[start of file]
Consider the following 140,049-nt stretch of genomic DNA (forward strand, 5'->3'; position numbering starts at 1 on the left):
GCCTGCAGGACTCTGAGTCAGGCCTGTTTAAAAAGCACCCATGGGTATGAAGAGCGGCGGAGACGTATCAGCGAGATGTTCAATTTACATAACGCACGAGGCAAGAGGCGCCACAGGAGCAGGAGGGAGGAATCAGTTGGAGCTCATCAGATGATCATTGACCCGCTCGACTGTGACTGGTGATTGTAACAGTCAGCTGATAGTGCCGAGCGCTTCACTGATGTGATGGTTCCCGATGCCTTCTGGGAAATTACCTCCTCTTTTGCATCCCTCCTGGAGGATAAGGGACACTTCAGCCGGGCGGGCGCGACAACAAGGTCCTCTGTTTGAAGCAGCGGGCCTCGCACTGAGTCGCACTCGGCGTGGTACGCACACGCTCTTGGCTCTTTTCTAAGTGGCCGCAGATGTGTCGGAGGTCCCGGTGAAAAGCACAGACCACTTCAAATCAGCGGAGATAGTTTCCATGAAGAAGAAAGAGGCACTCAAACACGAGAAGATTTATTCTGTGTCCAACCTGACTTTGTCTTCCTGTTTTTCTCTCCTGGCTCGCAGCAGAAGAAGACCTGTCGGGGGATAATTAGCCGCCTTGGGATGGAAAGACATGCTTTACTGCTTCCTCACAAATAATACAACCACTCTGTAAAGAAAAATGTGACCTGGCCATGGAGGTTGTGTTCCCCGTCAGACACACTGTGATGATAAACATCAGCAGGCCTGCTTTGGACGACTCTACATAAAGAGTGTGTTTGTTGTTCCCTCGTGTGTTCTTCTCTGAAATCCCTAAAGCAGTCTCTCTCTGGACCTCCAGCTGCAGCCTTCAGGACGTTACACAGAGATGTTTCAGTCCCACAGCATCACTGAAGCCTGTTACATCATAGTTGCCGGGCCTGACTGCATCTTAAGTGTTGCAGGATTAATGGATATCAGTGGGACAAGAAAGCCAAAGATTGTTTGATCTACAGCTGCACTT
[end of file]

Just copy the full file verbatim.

Consider the following 140,049-nt stretch of genomic DNA (forward strand, 5'->3'; position numbering starts at 1 on the left):
GCCTGCAGGACTCTGAGTCAGGCCTGTTTAAAAAGCACCCATGGGTATGAAGAGCGGCGGAGACGTATCAGCGAGATGTTCAATTTACATAACGCACGAGGCAAGAGGCGCCACAGGAGCAGGAGGGAGGAATCAGTTGGAGCTCATCAGATGATCATTGACCCGCTCGACTGTGACTGGTGATTGTAACAGTCAGCTGATAGTGCCGAGCGCTTCACTGATGTGATGGTTCCCGATGCCTTCTGGGAAATTACCTCCTCTTTTGCATCCCTCCTGGAGGATAAGGGACACTTCAGCCGGGCGGGCGCGACAACAAGGTCCTCTGTTTGAAGCAGCGGGCCTCGCACTGAGTCGCACTCGGCGTGGTACGCACACGCTCTTGGCTCTTTTCTAAGTGGCCGCAGATGTGTCGGAGGTCCCGGTGAAAAGCACAGACCACTTCAAATCAGCGGAGATAGTTTCCATGAAGAAGAAAGAGGCACTCAAACACGAGAAGATTTATTCTGTGTCCAACCTGACTTTGTCTTCCTGTTTTTCTCTCCTGGCTCGCAGCAGAAGAAGACCTGTCGGGGGATAATTAGCCGCCTTGGGATGGAAAGACATGCTTTACTGCTTCCTCACAAATAATACAACCACTCTGTAAAGAAAAATGTGACCTGGCCATGGAGGTTGTGTTCCCCGTCAGACACACTGTGATGATAAACATCAGCAGGCCTGCTTTGGACGACTCTACATAAAGAGTGTGTTTGTTGTTCCCTCGTGTGTTCTTCTCTGAAATCCCTAAAGCAGTCTCTCTCTGGACCTCCAGCTGCAGCCTTCAGGACGTTACACAGAGATGTTTCAGTCCCACAGCATCACTGAAGCCTGTTACATCATAGTTGCCGGGCCTGACTGCATCTTAAGTGTTGCAGGATTAATGGATATCAGTGGGACAAGAAAGCCAAAGATTGTTTGATCTACAGCTGCACTT